Butter one side of the bread slices and broil over low heat, allowing bread to brown and become crispy.
When soup is ready, ladle into bowl or ramekin. Place crispy bread on top, and then sprinkle generously with grated cheese. Broil until cheese is melted and bubbly.
It may be slightly unusual to suggest French Onion Soup for a Valentine&rsquos Day dinner&mdashjust as unusual, probably, as my putting Roasted Garlic Mashed Potatoes on last year&rsquos Valentine&rsquos menu. But hear me out.
Valentine&rsquos Day is all about love, comfort, warmth, and (if you&rsquore lucky) deliciousness.
In light of all of that, this soup&hellipis&hellipPERFECT.
Just have some breath mints nearby.
I use a French Onion Soup recipe of an old ballet friend&rsquos mom as a guide, then tweak things a little here and there. My ballet friend&rsquos name was Paige and even though I haven&rsquot seen her since high school, I loved her so much I named my second daughter after her. She was just a sweet dose of sunshine in the world. My daughter is, too.
History Of Onion Soup
Onion soup has been consumed since Roman times, onions being cheap and plentiful and they have been popular especially with the poor throughout the centuries. It seems that the French Onion Soup in the way we know it now, probably evolved in the nineteenth century – caramalising the onions and serving with bread and cheese. Of course onions are associated with the French – and of course, as far as this soup is concerned, with good reason!!
Easy, simple and rustic – French Onion soup is a low cost recipe – even with the addition of a splash of wine!
This soup makes a really tasty, warming and filling lunch or it makes an excellent start to a flavourful dinner party. It can be made in advance and benefits from keeping and reheating. Onions are in season and available the whole year round, so it is always an economical and easy dish you can rely on.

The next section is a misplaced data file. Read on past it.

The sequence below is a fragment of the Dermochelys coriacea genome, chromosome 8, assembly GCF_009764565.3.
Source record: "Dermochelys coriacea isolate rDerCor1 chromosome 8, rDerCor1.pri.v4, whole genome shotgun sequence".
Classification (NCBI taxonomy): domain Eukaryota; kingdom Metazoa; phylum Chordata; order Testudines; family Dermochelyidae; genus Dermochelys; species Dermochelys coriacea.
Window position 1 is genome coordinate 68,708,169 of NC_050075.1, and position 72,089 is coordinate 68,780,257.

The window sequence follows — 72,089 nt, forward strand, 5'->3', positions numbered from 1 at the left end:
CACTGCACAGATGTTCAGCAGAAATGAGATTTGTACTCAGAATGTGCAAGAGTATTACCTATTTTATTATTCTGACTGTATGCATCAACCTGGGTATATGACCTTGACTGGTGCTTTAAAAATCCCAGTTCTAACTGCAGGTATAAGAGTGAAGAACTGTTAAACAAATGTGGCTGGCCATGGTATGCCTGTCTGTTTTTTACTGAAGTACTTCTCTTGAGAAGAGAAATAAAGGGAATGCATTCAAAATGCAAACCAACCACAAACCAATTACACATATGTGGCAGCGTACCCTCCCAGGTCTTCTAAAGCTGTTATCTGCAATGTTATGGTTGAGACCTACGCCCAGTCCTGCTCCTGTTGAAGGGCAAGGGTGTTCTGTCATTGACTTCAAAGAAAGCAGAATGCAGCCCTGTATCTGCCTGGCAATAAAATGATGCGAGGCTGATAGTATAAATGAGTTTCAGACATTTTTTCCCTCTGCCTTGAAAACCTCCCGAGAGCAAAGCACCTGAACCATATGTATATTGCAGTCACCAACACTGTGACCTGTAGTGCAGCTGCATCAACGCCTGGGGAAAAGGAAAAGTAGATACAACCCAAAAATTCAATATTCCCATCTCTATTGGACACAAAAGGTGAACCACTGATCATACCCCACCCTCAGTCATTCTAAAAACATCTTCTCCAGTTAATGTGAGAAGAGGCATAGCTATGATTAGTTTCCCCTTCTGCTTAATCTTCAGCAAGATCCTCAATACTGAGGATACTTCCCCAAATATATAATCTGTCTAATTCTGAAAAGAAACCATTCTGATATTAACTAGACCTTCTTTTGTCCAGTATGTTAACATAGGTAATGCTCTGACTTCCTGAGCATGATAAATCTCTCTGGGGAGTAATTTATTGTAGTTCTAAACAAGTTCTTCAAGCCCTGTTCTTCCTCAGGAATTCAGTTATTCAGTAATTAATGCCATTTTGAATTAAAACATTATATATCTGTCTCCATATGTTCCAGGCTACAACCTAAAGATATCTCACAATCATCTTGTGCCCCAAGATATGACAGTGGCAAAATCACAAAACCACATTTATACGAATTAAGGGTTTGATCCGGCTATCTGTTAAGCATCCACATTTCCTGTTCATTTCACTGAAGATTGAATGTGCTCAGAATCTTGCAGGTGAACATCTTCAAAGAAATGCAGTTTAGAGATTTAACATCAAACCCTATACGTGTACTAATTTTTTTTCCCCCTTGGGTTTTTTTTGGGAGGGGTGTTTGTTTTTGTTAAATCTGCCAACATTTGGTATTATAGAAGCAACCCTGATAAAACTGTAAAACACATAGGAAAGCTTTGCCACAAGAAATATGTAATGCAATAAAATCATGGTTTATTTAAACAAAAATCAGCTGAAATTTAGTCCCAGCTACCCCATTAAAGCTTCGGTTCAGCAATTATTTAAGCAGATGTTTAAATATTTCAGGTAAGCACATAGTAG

French onion soup is a well-balanced dish. Caramelized onions are sweet, beef broth is savory and rich and toasted bread topped with broiled cheese offers a crunchy textural contrast with a hit of saltiness. I went all-out for this iteration of the classic recipe and made my own beef stock from scratch, but even if you decide to use store-bought, there are a few ways to amp it up. Although this soup traditionally requires oven-safe bowls to top each serving with melted cheese, in this recipe that step is modified to make it more accessible for home cooks.
- 4-5 pounds yellow onions
- 4-5 quarts high-quality beef stock
- Sliced sourdough bread
- Gruyere cheese
- Olive oil
- Dry sherry or white wine
- Salt and pepper, to taste
- Slice onions in half from root to tip, and then cut off the roots and the tips. Peel the onions, remove the stem and then thinly slice them in the root to tip direction. I’d recommend following along with Babish’s video on this step for a visual aid.
- Thinly coat the bottom of a large pot with equal amounts of olive oil and butter.
- Add all the onions, plus a sprinkle of salt (which helps draw out moisture), to the pot.
- Gently stir the onions to evenly coat them, and then caramelize them over medium heat for however long it takes for them to become soft, jammy and deeply golden brown. Near the end, the onions will be delicate and there will be a lot of fond (the brown bits of onion on the bottom of the pot) so be gentle with the onions and aggressively scrape up the fond so it doesn’t burn.
- Add a generous few turns of sherry or white wine to deglaze the fond.